Outsourcing: when outsourcing is more profitable than doing it ourselves

by Jones David

It is very typical for many small business managers and freelancers to think that they can, and must, execute all the processes of their value chain. In some cases it is possible that we are perfectly capable of doing everything, and well, but… Is it worth doing it to us or do we resort to an outsourcing approach? For example, in the business world, services such as those provided by Triton Technologies have become a trend. They are proven to be able to simplify the work process while improving the customer experience in a more positive direction.

An outsourcing policy, also known as outsourcing or vertical disintegration, must allow the company to achieve at least one of these objectives:

– A cost-saving.
– Greater flexibility in your production process
– An improvement in the level of customer service.

Deciding whether to subcontract a part of our processes or not is an exercise in delimiting borders and relationships with other agents in our environment (suppliers, distributors). In the turbulent environment in which small businesses and freelancers have to move today, a high degree of flexibility is necessary, to adapt to the market at all times, care for the cost that allows us to reach a margin that we allow us to stabilize our effort and offer customers, who are increasingly demanding, an adequate level of service.

What key aspects must be taken into account when deciding whether or not to outsource a process of our business? Then, in the following paragraphs of the entry, we will see the two key aspects to consider in order to compare both situations, own production or resort to outsourcing, and make an informed decision.

Outsourcing and supplier relationships

The suppliers to whom we are going to subcontract a process, have to obtain their share of the benefit. With vertical disintegration, what we are doing is introducing one more agent in the value chain, a decision that will be justified if it is capable of providing the product or service with a competitive cost in the medium and long term, even at the cost of a higher short cost. The best way to achieve this profitability is through the economies of scale obtained in the process over time, through continuous improvement policies and the elimination of waste, that is, everything does not add value to the client.

If the supplier’s bargaining position is stronger than ours, we can get stuck at some point or be forced to accept unwanted conditions. If we choose to outsource a process, it is highly recommended to assess the possibility of alternatives, avoiding being left in a weak position that could affect our business at any time.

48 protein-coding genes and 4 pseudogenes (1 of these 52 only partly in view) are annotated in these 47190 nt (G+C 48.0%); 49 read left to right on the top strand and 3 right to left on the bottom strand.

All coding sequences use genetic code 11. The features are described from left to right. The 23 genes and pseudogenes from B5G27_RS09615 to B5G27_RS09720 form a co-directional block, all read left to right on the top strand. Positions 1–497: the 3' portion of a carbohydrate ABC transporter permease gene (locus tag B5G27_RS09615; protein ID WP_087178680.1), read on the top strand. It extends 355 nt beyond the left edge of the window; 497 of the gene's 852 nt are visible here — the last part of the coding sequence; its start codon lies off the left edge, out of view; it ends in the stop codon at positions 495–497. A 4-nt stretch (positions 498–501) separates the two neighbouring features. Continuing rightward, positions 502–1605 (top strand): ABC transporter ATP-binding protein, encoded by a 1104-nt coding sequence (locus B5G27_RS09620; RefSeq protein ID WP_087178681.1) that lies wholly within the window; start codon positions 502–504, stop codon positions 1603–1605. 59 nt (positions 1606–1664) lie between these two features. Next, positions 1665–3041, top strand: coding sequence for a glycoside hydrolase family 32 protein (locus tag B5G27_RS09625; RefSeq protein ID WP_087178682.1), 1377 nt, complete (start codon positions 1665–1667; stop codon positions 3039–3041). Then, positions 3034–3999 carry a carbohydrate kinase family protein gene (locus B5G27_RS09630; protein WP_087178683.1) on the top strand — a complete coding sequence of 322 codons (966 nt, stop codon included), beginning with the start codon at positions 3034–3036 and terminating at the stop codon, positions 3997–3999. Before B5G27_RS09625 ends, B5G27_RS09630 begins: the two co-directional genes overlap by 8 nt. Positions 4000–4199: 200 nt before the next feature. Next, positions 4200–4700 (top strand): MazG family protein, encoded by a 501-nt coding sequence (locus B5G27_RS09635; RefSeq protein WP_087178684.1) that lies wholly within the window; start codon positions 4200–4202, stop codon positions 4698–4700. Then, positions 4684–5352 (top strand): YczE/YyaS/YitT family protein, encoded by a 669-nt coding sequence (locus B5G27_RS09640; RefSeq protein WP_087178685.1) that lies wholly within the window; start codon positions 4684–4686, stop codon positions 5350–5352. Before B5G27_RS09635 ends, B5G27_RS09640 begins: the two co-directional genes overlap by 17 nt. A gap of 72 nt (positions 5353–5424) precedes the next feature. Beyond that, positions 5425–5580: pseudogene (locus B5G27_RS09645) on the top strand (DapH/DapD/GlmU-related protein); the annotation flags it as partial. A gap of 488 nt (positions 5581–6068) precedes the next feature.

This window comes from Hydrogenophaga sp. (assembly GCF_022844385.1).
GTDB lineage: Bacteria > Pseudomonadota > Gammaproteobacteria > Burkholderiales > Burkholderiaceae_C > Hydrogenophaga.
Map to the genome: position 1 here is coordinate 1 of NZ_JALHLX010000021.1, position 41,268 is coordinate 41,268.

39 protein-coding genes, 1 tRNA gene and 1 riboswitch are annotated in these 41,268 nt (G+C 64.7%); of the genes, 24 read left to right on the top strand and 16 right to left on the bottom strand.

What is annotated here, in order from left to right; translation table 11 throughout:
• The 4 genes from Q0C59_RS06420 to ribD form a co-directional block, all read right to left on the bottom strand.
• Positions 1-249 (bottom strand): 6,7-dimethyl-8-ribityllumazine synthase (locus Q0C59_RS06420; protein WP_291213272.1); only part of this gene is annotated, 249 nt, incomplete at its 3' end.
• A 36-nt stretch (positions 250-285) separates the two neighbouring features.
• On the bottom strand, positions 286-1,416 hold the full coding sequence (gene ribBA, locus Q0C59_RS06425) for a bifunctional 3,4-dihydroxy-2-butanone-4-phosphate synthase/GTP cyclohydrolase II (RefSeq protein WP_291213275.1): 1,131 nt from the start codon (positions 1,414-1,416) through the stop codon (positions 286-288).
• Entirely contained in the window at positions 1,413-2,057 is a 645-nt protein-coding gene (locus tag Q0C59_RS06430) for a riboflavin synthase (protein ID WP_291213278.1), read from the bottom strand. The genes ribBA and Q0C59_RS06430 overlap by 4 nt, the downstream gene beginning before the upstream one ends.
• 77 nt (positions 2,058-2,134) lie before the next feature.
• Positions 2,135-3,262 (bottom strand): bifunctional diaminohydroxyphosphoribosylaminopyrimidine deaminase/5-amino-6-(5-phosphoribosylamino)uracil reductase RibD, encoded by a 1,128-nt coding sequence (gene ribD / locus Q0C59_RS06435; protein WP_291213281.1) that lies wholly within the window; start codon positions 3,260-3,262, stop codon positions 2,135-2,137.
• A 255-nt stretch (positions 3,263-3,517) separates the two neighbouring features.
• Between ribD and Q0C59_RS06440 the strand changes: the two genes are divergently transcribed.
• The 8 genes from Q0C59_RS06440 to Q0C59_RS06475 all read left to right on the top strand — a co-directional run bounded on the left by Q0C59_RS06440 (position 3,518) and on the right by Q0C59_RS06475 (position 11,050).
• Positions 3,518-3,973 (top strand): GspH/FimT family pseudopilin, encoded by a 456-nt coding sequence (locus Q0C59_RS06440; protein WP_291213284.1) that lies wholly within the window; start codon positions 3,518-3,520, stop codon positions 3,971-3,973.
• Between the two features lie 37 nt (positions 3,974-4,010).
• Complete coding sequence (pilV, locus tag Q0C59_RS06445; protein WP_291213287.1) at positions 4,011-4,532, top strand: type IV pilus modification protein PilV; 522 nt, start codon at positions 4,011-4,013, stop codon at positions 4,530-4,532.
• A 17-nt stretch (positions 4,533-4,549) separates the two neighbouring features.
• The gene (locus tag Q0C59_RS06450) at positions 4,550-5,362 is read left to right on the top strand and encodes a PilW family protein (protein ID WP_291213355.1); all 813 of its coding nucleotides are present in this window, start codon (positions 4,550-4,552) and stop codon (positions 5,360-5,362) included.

Outsourcing can be profitable, but not all providers are capable of delivering on a financial level. Examining the good health of the financial statements of the suppliers to whom we intend to subcontract something is very important in order to guarantee the future stability of the relationship that will be established between both parties, better avoiding those that do not offer a solid guarantee of stability over time.

Outsourcing and product strategy

The outsourcing of a process must be compatible with our production chain. There is no use having a fantastic supplier who is in Australia only serving road orders or from a great lawyer if he only works night hours via fax. In the same way, we are not served by a supplier that is not reliable in the indicated delivery times. Any failure that he has, we will end up paying in our production process (delays in delivery to customers, the extra cost of stopped activities, …).

Quality is also an important factor since the responsibility for a product or service to meet customer expectations is not outsourced. A recent example is in the automotive sector and the failures that have come to light in the brakes of the cars of a well-known Japanese brand, which subcontracts the manufacturing activity of the same. Distribution of the workload to be subcontracted between several suppliers encourages competition between them and allows us to have alternatives in case of supply or quality problems.

Regarding the minimum production volume to contract, the ideal is that it adapts to our real demand, but each supplier is different and in each case, the possible alternatives will have to be studied. Be careful with what is agreed in the contract, since there can be very unpleasant surprises if our demand for a product is cut radically and we have committed to buying a volume of production that we cannot place on the market.

There are still other factors but the above two factors are the key to starting a profitable outsourcing process.

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